Pope Francis delivers his Easter message "urbi et orbi" (to the city and the world) after celebrating Easter Mass in St. Peter's Basilica at the Vatican April 12, 2020. The Mass was celebrated without the presence of the public due to the coronavirus pandemic. CNS photo/Vatican Media

Editorial: ‘I have seen the Lord’

  • April 1, 2021

Think back a year ago … to an Easter Sunday that reverberated with fear and anxiety as the world’s people tried to grasp the enormity of COVID-19.

Inside St. Peter’s Basilica, where normally the faithful packed the pews for the Easter celebration, only about a dozen were present as Pope Francis presided over the Mass. “Today the Church’s proclamation echoes throughout the world: ‘Jesus Christ is risen!’ — ‘He is truly risen!,’ ” the Pope intoned.

“Like a new flame this Good News springs up in the night: the night of a world already faced with epochal challenges and now oppressed by a pandemic severely testing our whole human family. In this night, the Church’s voice rings out: ‘Christ, my hope, has arisen!’”

The words seemed in stark contrast to a world under siege and a people in despair, yet they could not help but stir the soul. Easter does that. It awakens anew the promise of new life and hope, alive in the resurrected Christ.

Much like the apostles at the time, we have all been overcome with uncertainty in the face of forces we cannot control. This past year, we have experienced isolation, fear and grief. More than 2.7 million have died in the pandemic and there will be more victims before vaccines defeat its deadly effects.

More than 2,000 years ago, behind locked doors, the apostles were lost in their despair, their leader dead, their own lives in peril and their future in tatters.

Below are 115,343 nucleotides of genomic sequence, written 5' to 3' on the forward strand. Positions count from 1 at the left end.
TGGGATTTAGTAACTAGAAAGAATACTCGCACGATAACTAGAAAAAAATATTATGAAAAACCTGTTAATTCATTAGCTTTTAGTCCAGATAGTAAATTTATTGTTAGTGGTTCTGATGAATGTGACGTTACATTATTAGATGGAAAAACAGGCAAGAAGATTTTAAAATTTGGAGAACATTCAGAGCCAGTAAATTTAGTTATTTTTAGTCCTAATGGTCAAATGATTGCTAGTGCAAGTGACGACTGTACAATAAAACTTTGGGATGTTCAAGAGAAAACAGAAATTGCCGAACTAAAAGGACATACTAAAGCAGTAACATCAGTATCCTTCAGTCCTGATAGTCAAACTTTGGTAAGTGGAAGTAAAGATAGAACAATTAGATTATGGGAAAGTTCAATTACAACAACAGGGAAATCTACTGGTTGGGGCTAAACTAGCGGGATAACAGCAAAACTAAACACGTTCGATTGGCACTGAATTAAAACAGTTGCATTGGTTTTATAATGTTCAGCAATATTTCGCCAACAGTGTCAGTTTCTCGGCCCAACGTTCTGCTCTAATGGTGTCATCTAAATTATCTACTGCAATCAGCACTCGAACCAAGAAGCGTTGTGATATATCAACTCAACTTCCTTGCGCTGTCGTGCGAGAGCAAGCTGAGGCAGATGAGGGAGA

The vision of the risen Lord re-vitalized their mission, just as it does ours, setting them on a path paved in hope. 

“This is no magic formula that makes problems vanish,” the Pope reminded us a year ago. “No, the resurrection of Christ is not that. Instead, it is the victory of love over the root of evil, a victory that does not bypass suffering and death, but passes through them, opening a path in the abyss, transforming evil into good: this is the unique hallmark of the power of God.”

We have seen the signs of hope all year in the many acts of charity to aid those most afflicted by the pandemic, in the courage of our frontline workers, in the sacrifice of isolating to keep us all safe, in reaching out to care for the most vulnerable. We have seen the suffering, too — physically, economically and spiritually. Hospitals were overrun, business went bankrupt, our churches closed.

This Easter morning, like every Easter morning, the world seems a little brighter. The dark clouds of Good Friday have lifted to reveal a dawn of hope. There is a wonderful Easter scene in the Gospel (John 20:1-18) of Mary Magdalene weeping at Jesus’ tomb. Suddenly, she turns around and sees a man, who asks why she is crying. Within moments, she realizes it is Jesus and cries out in joyful recognition. Racing to the disciples, she shouts the good news: “I have seen the Lord!”

May you experience the same joy she did, and the hope of eternal life that springs from it. Our world yearns for that joy more than ever this Easter morn.

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